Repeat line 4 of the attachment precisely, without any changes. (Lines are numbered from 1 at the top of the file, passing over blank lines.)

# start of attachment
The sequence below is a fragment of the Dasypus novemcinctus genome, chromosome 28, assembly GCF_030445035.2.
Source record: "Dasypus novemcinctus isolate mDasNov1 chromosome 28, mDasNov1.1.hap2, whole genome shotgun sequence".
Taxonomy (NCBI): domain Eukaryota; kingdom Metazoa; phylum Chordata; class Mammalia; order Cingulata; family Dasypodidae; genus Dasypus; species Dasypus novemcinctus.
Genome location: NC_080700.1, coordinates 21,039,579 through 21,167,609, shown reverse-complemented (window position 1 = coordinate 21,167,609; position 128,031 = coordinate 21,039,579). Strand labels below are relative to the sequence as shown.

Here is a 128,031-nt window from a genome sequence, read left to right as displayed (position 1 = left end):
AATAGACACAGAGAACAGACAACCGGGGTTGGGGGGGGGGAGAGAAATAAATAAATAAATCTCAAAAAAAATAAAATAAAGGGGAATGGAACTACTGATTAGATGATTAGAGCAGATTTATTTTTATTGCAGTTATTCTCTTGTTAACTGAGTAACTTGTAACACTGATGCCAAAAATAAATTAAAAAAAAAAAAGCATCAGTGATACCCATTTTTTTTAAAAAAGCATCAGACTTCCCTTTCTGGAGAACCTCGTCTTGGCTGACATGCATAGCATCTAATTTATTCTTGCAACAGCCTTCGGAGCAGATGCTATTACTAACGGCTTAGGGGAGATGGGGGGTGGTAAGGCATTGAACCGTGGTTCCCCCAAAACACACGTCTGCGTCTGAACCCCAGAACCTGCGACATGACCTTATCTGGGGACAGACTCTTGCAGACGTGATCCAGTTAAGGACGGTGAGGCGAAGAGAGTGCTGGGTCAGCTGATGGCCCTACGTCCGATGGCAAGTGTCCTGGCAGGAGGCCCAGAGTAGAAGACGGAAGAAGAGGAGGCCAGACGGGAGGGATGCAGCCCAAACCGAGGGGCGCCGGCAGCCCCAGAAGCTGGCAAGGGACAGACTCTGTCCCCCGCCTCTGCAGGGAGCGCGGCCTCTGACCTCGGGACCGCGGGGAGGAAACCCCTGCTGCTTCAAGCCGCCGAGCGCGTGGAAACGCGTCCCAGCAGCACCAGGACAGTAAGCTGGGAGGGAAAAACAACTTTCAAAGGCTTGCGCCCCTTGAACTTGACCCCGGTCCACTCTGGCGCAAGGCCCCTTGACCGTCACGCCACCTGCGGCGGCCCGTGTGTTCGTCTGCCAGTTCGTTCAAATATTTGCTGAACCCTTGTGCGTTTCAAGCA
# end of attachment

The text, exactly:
Genome location: NC_080700.1, coordinates 21,039,579 through 21,167,609, shown reverse-complemented (window position 1 = coordinate 21,167,609; position 128,031 = coordinate 21,039,579). Strand labels below are relative to the sequence as shown.